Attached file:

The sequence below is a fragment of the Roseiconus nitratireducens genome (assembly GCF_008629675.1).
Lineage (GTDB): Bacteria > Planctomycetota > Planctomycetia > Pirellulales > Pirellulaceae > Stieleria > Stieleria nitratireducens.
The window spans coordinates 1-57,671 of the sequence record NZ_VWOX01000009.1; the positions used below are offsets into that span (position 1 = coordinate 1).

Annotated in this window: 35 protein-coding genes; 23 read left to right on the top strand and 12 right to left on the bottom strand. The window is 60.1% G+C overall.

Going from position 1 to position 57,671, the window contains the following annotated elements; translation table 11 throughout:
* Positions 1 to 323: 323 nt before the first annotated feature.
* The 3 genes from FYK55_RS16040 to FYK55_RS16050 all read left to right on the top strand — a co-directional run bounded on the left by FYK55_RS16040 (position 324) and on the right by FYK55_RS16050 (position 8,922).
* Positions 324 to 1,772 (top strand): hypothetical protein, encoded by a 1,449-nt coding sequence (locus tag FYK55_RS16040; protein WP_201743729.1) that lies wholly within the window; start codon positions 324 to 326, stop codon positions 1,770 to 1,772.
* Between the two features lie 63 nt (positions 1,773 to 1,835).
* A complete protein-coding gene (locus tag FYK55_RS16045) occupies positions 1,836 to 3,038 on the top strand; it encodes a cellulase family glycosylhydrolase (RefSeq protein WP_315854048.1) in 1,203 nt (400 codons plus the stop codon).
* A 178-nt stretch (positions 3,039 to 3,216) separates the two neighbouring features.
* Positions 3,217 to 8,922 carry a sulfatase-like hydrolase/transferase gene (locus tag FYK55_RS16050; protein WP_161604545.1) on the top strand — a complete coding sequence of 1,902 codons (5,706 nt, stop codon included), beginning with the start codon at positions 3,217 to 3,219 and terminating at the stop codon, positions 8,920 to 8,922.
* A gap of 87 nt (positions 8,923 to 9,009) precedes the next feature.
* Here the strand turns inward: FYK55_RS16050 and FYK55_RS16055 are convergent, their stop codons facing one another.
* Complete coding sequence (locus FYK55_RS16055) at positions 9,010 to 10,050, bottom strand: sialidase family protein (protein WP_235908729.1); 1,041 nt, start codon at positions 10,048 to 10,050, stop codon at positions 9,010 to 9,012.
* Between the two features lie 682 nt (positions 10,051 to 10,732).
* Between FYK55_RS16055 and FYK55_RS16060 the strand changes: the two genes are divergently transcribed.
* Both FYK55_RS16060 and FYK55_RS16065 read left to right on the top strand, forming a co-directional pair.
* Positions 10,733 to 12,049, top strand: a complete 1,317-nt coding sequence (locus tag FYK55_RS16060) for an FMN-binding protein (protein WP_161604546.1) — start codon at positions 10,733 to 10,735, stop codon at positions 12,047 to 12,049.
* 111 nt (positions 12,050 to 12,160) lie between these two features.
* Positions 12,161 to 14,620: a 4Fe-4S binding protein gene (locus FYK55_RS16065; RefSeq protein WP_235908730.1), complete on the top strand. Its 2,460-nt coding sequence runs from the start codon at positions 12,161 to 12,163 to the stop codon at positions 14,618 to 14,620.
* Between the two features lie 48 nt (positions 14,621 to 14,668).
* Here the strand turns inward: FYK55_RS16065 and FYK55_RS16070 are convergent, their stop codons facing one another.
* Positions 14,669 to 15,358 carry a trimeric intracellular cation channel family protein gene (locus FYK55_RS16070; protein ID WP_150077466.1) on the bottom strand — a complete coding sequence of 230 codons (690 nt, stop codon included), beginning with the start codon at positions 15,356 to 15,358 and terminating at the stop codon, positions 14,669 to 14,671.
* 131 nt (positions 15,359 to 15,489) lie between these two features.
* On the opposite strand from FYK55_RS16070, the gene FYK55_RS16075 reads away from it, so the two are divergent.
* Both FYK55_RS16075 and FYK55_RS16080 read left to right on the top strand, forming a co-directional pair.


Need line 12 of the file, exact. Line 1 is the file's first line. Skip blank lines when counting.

* Positions 3,217 to 8,922 carry a sulfatase-like hydrolase/transferase gene (locus tag FYK55_RS16050; protein WP_161604545.1) on the top strand — a complete coding sequence of 1,902 codons (5,706 nt, stop codon included), beginning with the start codon at positions 3,217 to 3,219 and terminating at the stop codon, positions 8,920 to 8,922.